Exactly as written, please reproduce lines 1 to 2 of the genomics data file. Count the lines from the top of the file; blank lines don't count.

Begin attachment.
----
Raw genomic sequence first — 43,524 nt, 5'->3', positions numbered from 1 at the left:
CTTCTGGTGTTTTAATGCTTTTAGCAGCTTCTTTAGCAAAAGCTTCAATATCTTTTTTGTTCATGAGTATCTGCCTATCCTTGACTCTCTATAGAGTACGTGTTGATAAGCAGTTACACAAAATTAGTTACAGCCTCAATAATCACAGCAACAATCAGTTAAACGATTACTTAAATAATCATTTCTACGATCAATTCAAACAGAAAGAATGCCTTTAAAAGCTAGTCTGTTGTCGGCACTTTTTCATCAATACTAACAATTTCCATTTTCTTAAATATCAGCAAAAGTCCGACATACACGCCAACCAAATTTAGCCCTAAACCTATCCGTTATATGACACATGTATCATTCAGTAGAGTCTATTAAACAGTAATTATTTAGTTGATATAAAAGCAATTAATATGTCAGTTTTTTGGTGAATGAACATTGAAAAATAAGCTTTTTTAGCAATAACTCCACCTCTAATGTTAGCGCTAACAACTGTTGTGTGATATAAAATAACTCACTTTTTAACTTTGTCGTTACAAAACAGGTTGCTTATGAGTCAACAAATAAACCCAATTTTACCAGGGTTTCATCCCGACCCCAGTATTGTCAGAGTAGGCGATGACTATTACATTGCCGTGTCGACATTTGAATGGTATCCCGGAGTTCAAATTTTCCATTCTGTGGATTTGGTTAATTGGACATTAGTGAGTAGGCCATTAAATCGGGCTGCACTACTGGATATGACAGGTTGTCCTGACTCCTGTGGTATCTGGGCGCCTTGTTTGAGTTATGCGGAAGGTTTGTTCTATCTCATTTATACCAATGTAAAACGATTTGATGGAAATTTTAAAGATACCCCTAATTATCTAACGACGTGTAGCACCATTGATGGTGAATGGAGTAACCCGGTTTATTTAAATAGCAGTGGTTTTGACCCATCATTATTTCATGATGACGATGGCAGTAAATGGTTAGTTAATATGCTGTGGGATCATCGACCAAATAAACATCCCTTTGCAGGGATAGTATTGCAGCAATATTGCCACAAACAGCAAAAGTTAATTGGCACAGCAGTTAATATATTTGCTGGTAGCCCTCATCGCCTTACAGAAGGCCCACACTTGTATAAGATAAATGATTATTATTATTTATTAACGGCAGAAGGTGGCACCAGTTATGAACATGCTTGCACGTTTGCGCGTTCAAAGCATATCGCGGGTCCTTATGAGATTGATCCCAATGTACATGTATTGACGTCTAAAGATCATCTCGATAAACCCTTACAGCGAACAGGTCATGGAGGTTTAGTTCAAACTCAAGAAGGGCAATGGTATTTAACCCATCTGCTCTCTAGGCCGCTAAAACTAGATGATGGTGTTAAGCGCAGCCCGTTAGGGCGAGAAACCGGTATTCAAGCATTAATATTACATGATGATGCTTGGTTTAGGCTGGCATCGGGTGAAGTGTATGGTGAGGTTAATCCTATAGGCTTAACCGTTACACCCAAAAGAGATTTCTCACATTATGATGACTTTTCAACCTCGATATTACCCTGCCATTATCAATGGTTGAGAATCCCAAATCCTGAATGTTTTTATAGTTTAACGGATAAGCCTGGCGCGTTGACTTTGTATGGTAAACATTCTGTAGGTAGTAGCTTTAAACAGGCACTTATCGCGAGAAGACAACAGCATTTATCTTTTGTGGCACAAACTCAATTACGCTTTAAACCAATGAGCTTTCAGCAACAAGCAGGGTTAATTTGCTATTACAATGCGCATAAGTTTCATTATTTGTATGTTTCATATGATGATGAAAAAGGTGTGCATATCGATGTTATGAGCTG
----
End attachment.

Raw genomic sequence first — 43,524 nt, 5'->3', positions numbered from 1 at the left:
CTTCTGGTGTTTTAATGCTTTTAGCAGCTTCTTTAGCAAAAGCTTCAATATCTTTTTTGTTCATGAGTATCTGCCTATCCTTGACTCTCTATAGAGTACGTGTTGATAAGCAGTTACACAAAATTAGTTACAGCCTCAATAATCACAGCAACAATCAGTTAAACGATTACTTAAATAATCATTTCTACGATCAATTCAAACAGAAAGAATGCCTTTAAAAGCTAGTCTGTTGTCGGCACTTTTTCATCAATACTAACAATTTCCATTTTCTTAAATATCAGCAAAAGTCCGACATACACGCCAACCAAATTTAGCCCTAAACCTATCCGTTATATGACACATGTATCATTCAGTAGAGTCTATTAAACAGTAATTATTTAGTTGATATAAAAGCAATTAATATGTCAGTTTTTTGGTGAATGAACATTGAAAAATAAGCTTTTTTAGCAATAACTCCACCTCTAATGTTAGCGCTAACAACTGTTGTGTGATATAAAATAACTCACTTTTTAACTTTGTCGTTACAAAACAGGTTGCTTATGAGTCAACAAATAAACCCAATTTTACCAGGGTTTCATCCCGACCCCAGTATTGTCAGAGTAGGCGATGACTATTACATTGCCGTGTCGACATTTGAATGGTATCCCGGAGTTCAAATTTTCCATTCTGTGGATTTGGTTAATTGGACATTAGTGAGTAGGCCATTAAATCGGGCTGCACTACTGGATATGACAGGTTGTCCTGACTCCTGTGGTATCTGGGCGCCTTGTTTGAGTTATGCGGAAGGTTTGTTCTATCTCATTTATACCAATGTAAAACGATTTGATGGAAATTTTAAAGATACCCCTAATTATCTAACGACGTGTAGCACCATTGATGGTGAATGGAGTAACCCGGTTTATTTAAATAGCAGTGGTTTTGACCCATCATTATTTCATGATGACGATGGCAGTAAATGGTTAGTTAATATGCTGTGGGATCATCGACCAAATAAACATCCCTTTGCAGGGATAGTATTGCAGCAATATTGCCACAAACAGCAAAAGTTAATTGGCACAGCAGTTAATATATTTGCTGGTAGCCCTCATCGCCTTACAGAAGGCCCACACTTGTATAAGATAAATGATTATTATTATTTATTAACGGCAGAAGGTGGCACCAGTTATGAACATGCTTGCACGTTTGCGCGTTCAAAGCATATCGCGGGTCCTTATGAGATTGATCCCAATGTACATGTATTGACGTCTAAAGATCATCTCGATAAACCCTTACAGCGAACAGGTCATGGAGGTTTAGTTCAAACTCAAGAAGGGCAATGGTATTTAACCCATCTGCTCTCTAGGCCGCTAAAACTAGATGATGGTGTTAAGCGCAGCCCGTTAGGGCGAGAAACCGGTATTCAAGCATTAATATTACATGATGATGCTTGGTTTAGGCTGGCATCGGGTGAAGTGTATGGTGAGGTTAATCCTATAGGCTTAACCGTTACACCCAAAAGAGATTTCTCACATTATGATGACTTTTCAACCTCGATATTACCCTGCCATTATCAATGGTTGAGAATCCCAAATCCTGAATGTTTTTATAGTTTAACGGATAAGCCTGGCGCGTTGACTTTGTATGGTAAACATTCTGTAGGTAGTAGCTTTAAACAGGCACTTATCGCGAGAAGACAACAGCATTTATCTTTTGTGGCACAAACTCAATTACGCTTTAAACCAATGAGCTTTCAGCAACAAGCAGGGTTAATTTGCTATTACAATGCGCATAAGTTTCATTATTTGTATGTTTCATATGATGATGAAAAAGGTGTGCATATCGATGTTATGAGCTG